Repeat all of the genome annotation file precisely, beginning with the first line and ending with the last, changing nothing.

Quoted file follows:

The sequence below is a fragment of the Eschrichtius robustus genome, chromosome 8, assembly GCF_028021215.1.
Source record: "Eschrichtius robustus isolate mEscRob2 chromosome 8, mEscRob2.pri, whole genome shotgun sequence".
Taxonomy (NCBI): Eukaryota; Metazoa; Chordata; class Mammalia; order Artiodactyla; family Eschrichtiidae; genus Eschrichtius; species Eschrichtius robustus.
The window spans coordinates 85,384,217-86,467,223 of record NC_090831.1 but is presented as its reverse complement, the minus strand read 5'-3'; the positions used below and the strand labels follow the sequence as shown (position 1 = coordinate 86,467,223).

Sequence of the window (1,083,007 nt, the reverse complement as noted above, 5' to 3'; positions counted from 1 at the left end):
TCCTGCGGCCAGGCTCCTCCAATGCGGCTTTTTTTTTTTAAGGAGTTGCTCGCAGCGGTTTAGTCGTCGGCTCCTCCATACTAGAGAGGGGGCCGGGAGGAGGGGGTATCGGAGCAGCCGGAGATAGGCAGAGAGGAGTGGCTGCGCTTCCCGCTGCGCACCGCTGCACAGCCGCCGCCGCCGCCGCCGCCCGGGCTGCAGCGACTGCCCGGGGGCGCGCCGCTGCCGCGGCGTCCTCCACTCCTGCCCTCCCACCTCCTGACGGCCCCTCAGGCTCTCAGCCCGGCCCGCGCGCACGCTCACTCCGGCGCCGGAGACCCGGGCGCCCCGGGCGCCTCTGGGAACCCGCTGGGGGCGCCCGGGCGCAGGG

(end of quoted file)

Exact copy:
The sequence below is a fragment of the Eschrichtius robustus genome, chromosome 8, assembly GCF_028021215.1.
Source record: "Eschrichtius robustus isolate mEscRob2 chromosome 8, mEscRob2.pri, whole genome shotgun sequence".
Taxonomy (NCBI): Eukaryota; Metazoa; Chordata; class Mammalia; order Artiodactyla; family Eschrichtiidae; genus Eschrichtius; species Eschrichtius robustus.
The window spans coordinates 85,384,217-86,467,223 of record NC_090831.1 but is presented as its reverse complement, the minus strand read 5'-3'; the positions used below and the strand labels follow the sequence as shown (position 1 = coordinate 86,467,223).

Sequence of the window (1,083,007 nt, the reverse complement as noted above, 5' to 3'; positions counted from 1 at the left end):
TCCTGCGGCCAGGCTCCTCCAATGCGGCTTTTTTTTTTTAAGGAGTTGCTCGCAGCGGTTTAGTCGTCGGCTCCTCCATACTAGAGAGGGGGCCGGGAGGAGGGGGTATCGGAGCAGCCGGAGATAGGCAGAGAGGAGTGGCTGCGCTTCCCGCTGCGCACCGCTGCACAGCCGCCGCCGCCGCCGCCGCCCGGGCTGCAGCGACTGCCCGGGGGCGCGCCGCTGCCGCGGCGTCCTCCACTCCTGCCCTCCCACCTCCTGACGGCCCCTCAGGCTCTCAGCCCGGCCCGCGCGCACGCTCACTCCGGCGCCGGAGACCCGGGCGCCCCGGGCGCCTCTGGGAACCCGCTGGGGGCGCCCGGGCGCAGGG